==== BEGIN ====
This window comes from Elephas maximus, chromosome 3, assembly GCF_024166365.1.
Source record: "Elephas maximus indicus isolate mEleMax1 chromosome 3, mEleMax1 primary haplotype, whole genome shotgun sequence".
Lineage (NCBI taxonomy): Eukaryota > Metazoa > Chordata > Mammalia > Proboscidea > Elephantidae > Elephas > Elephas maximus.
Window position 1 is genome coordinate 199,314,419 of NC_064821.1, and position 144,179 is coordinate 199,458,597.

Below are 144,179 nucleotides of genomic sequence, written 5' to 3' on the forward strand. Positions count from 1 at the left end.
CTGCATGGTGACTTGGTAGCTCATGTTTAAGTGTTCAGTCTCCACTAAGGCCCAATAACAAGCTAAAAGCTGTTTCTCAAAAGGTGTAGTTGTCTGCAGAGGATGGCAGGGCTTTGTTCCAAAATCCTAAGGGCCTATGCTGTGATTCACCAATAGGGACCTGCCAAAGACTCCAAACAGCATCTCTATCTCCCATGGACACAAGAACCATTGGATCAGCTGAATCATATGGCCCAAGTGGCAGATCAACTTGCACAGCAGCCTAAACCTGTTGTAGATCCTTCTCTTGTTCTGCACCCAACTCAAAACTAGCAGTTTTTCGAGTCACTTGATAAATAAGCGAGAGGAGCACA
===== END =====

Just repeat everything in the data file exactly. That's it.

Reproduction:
This window comes from Elephas maximus, chromosome 3, assembly GCF_024166365.1.
Source record: "Elephas maximus indicus isolate mEleMax1 chromosome 3, mEleMax1 primary haplotype, whole genome shotgun sequence".
Lineage (NCBI taxonomy): Eukaryota > Metazoa > Chordata > Mammalia > Proboscidea > Elephantidae > Elephas > Elephas maximus.
Window position 1 is genome coordinate 199,314,419 of NC_064821.1, and position 144,179 is coordinate 199,458,597.

Below are 144,179 nucleotides of genomic sequence, written 5' to 3' on the forward strand. Positions count from 1 at the left end.
CTGCATGGTGACTTGGTAGCTCATGTTTAAGTGTTCAGTCTCCACTAAGGCCCAATAACAAGCTAAAAGCTGTTTCTCAAAAGGTGTAGTTGTCTGCAGAGGATGGCAGGGCTTTGTTCCAAAATCCTAAGGGCCTATGCTGTGATTCACCAATAGGGACCTGCCAAAGACTCCAAACAGCATCTCTATCTCCCATGGACACAAGAACCATTGGATCAGCTGAATCATATGGCCCAAGTGGCAGATCAACTTGCACAGCAGCCTAAACCTGTTGTAGATCCTTCTCTTGTTCTGCACCCAACTCAAAACTAGCAGTTTTTCGAGTCACTTGATAAATAAGCGAGAGGAGCACA